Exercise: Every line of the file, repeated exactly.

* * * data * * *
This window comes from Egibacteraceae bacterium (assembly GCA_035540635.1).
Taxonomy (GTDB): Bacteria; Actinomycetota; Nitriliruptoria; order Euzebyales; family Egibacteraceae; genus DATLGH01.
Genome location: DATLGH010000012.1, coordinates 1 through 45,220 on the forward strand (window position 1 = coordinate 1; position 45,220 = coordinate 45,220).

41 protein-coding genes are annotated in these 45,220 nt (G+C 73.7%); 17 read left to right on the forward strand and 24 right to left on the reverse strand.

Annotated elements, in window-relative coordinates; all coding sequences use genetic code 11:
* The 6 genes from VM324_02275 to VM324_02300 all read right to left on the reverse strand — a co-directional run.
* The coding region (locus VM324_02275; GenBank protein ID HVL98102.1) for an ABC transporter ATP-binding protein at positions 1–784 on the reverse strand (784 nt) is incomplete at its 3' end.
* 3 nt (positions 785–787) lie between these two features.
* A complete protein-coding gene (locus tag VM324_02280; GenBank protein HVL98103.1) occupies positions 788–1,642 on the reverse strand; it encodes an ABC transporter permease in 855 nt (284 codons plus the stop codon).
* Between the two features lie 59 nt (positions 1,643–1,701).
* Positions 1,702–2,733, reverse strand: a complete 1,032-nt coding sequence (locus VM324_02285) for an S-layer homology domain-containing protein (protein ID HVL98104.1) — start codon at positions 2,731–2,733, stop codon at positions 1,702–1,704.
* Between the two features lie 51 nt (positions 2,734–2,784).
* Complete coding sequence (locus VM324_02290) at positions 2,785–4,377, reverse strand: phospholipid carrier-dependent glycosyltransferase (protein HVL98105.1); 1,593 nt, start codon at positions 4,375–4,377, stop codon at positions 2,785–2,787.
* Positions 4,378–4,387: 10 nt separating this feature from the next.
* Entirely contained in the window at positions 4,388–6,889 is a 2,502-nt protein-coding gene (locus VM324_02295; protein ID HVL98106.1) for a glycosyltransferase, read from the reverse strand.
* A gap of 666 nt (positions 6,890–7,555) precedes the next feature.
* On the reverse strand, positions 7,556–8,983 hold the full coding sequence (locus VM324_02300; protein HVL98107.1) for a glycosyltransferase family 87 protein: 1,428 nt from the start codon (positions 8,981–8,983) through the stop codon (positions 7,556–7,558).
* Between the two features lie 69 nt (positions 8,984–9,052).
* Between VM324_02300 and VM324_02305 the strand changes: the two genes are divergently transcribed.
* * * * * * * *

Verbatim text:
This window comes from Egibacteraceae bacterium (assembly GCA_035540635.1).
Taxonomy (GTDB): Bacteria; Actinomycetota; Nitriliruptoria; order Euzebyales; family Egibacteraceae; genus DATLGH01.
Genome location: DATLGH010000012.1, coordinates 1 through 45,220 on the forward strand (window position 1 = coordinate 1; position 45,220 = coordinate 45,220).

41 protein-coding genes are annotated in these 45,220 nt (G+C 73.7%); 17 read left to right on the forward strand and 24 right to left on the reverse strand.

Annotated elements, in window-relative coordinates; all coding sequences use genetic code 11:
* The 6 genes from VM324_02275 to VM324_02300 all read right to left on the reverse strand — a co-directional run.
* The coding region (locus VM324_02275; GenBank protein ID HVL98102.1) for an ABC transporter ATP-binding protein at positions 1–784 on the reverse strand (784 nt) is incomplete at its 3' end.
* 3 nt (positions 785–787) lie between these two features.
* A complete protein-coding gene (locus tag VM324_02280; GenBank protein HVL98103.1) occupies positions 788–1,642 on the reverse strand; it encodes an ABC transporter permease in 855 nt (284 codons plus the stop codon).
* Between the two features lie 59 nt (positions 1,643–1,701).
* Positions 1,702–2,733, reverse strand: a complete 1,032-nt coding sequence (locus VM324_02285) for an S-layer homology domain-containing protein (protein ID HVL98104.1) — start codon at positions 2,731–2,733, stop codon at positions 1,702–1,704.
* Between the two features lie 51 nt (positions 2,734–2,784).
* Complete coding sequence (locus VM324_02290) at positions 2,785–4,377, reverse strand: phospholipid carrier-dependent glycosyltransferase (protein HVL98105.1); 1,593 nt, start codon at positions 4,375–4,377, stop codon at positions 2,785–2,787.
* Positions 4,378–4,387: 10 nt separating this feature from the next.
* Entirely contained in the window at positions 4,388–6,889 is a 2,502-nt protein-coding gene (locus VM324_02295; protein ID HVL98106.1) for a glycosyltransferase, read from the reverse strand.
* A gap of 666 nt (positions 6,890–7,555) precedes the next feature.
* On the reverse strand, positions 7,556–8,983 hold the full coding sequence (locus VM324_02300; protein HVL98107.1) for a glycosyltransferase family 87 protein: 1,428 nt from the start codon (positions 8,981–8,983) through the stop codon (positions 7,556–7,558).
* Between the two features lie 69 nt (positions 8,984–9,052).
* Between VM324_02300 and VM324_02305 the strand changes: the two genes are divergently transcribed.